Every team faces communication challenges. When scrum masters or project managers (PMs) interact with engineers, they're usually either too prescriptive (so there's no wiggle room) or too vague (and way too high-level). Too prescriptive doesn’t give engineers the freedom, and too vague does not provide enough information to do what's needed. That's why Darren invented the “fuzzy factor," a scoring system that engineers apply to requests that signal to PMs how the request is perceived. The idea is for PMs to tell engineers what they want, engineers will acknowledge this, and include a "fuzzy factor" in a nice way.
“Information needs to go from product to engineers so the fuzzy factor is really just a way to figure out how to get enough information to the engineer, so they can in turn [offer actionable insights]."
The score goes from 1 to 10. A 10 is ultra fuzzy and means there's not enough detail to know where to start. A 3 means that the engineer has everything they need, and the project scope and objective is clear. When the score goes below 3, this means that the flow of information has reversed. Engineers finally have a chance to "surprise and delight, which is the entrepreneurial spirit in them."
The fuzzy factor is an efficient and non-confrontational way for engineers to give feedback to project management, and a way for those managers to get a feel for how well they're doing when they assign tasks. If it's mostly 10s, this indicates that a team needs to change how they communicate. If it's all 3s and 4s, then PMs can assume they are giving an adequate level of detail and direction.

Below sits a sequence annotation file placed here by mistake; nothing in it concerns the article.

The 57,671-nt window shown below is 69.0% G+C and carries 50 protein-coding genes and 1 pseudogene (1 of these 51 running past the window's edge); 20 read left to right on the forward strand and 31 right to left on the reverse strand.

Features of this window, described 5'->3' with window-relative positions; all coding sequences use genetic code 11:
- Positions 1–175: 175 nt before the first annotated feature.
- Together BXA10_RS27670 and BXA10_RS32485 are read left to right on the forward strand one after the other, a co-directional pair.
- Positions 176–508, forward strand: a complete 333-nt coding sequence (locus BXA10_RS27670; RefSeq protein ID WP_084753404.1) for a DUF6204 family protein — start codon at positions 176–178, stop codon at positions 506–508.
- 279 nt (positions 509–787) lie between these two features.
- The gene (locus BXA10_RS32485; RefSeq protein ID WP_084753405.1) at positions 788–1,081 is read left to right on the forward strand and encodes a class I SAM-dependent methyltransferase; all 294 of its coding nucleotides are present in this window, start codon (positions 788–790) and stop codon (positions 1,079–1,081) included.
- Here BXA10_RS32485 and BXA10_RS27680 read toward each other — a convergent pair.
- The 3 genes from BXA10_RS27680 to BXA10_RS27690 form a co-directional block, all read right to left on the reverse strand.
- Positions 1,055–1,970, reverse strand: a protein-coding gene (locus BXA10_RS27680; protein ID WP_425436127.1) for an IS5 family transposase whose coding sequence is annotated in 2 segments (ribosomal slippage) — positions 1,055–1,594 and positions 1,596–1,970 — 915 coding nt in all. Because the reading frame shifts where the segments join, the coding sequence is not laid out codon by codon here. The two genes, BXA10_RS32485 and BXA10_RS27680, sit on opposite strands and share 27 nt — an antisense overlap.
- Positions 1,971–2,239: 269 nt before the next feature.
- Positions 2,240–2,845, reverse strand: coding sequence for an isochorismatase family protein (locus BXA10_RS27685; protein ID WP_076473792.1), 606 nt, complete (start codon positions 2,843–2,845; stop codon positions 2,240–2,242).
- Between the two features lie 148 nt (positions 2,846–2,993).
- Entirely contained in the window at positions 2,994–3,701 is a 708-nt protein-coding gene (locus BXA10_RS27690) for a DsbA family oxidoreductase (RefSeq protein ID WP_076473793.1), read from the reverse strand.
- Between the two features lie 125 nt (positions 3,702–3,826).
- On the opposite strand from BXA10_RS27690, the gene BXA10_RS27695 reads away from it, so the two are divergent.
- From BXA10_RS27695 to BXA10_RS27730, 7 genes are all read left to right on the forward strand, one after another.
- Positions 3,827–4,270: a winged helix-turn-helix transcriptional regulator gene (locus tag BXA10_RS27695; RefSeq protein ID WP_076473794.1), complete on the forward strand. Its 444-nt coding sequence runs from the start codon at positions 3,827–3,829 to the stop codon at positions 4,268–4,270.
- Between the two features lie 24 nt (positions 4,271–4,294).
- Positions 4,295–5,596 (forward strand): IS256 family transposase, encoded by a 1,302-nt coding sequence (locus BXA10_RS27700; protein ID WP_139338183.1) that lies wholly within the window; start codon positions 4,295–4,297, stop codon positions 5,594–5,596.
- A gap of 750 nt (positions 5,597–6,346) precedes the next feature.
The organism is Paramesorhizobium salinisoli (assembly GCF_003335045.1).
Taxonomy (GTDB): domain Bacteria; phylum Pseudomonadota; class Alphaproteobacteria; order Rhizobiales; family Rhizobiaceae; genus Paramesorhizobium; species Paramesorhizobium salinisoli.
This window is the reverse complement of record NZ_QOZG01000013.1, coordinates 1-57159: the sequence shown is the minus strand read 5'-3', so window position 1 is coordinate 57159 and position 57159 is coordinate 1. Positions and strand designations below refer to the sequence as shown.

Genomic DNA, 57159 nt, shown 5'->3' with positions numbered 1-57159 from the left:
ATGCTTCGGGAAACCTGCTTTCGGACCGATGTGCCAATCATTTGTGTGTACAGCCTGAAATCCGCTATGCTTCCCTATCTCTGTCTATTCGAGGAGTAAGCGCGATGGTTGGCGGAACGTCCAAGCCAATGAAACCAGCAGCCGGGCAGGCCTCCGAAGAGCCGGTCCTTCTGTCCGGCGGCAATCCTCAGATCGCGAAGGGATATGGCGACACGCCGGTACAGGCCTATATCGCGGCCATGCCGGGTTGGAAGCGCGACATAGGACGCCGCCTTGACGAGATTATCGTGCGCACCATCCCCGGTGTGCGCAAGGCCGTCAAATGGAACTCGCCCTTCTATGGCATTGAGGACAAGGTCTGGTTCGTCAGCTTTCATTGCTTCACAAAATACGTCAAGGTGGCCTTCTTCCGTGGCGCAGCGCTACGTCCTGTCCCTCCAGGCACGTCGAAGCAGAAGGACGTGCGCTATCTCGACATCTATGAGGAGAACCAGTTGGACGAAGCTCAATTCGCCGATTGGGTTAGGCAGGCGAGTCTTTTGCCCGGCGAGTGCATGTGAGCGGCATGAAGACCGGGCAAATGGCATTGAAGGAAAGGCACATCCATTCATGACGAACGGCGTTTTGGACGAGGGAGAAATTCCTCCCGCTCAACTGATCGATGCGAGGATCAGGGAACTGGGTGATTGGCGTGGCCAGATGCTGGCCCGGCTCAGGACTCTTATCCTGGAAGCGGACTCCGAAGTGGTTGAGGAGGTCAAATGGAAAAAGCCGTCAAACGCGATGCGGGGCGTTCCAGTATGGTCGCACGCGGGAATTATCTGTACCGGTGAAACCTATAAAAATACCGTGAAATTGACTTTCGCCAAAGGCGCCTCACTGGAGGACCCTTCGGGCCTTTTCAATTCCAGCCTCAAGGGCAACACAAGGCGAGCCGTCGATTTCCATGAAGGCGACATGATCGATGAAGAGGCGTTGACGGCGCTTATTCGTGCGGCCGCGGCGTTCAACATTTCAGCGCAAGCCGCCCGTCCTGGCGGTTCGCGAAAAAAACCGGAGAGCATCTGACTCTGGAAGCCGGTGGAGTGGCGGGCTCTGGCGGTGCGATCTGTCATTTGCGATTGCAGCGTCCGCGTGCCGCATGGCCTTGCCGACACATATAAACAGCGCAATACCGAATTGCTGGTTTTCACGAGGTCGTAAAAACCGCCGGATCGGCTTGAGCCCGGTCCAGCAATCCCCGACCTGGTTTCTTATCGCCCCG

Explore solutions with plussing and specialized teams
There's an importance in creating the right balance between exploitation of existing technologies and exploring new tech, while still achieving the company’s business goals.
“Engineering is a balancing act between exploring the next innovation and exploiting the technology you have, and collecting money."
Darren relies on plussing to achieve this balance. Plussing is about taking existing solutions and making them better by building on what's working, and also trying to improve existing tools. He gives his engineers time to try new things and make improvements. At Malwarebytes, “most of our new architecture has come from plussing projects.”
What do you do when the size of a problem is too big for a plussing project? Darren used a military analogy. The military doesn't send tens of thousands of troops to assess a threat, they first send a smaller team of Special Ops to quickly assess the scope of the threat. He does the same thing with development projects — have a small focus team first explore new tech, develop POCs, or think about new features. Some teams may end up being permanent, while others are temporary.
Someone once asked Darren, “how do I get promoted to a senior manager?” He said to build an organization of managers and he'll be "forced to promote you."
"If you're constantly in the process of building up other people and making them shine, you will be pretty successful in terms of engineering management.”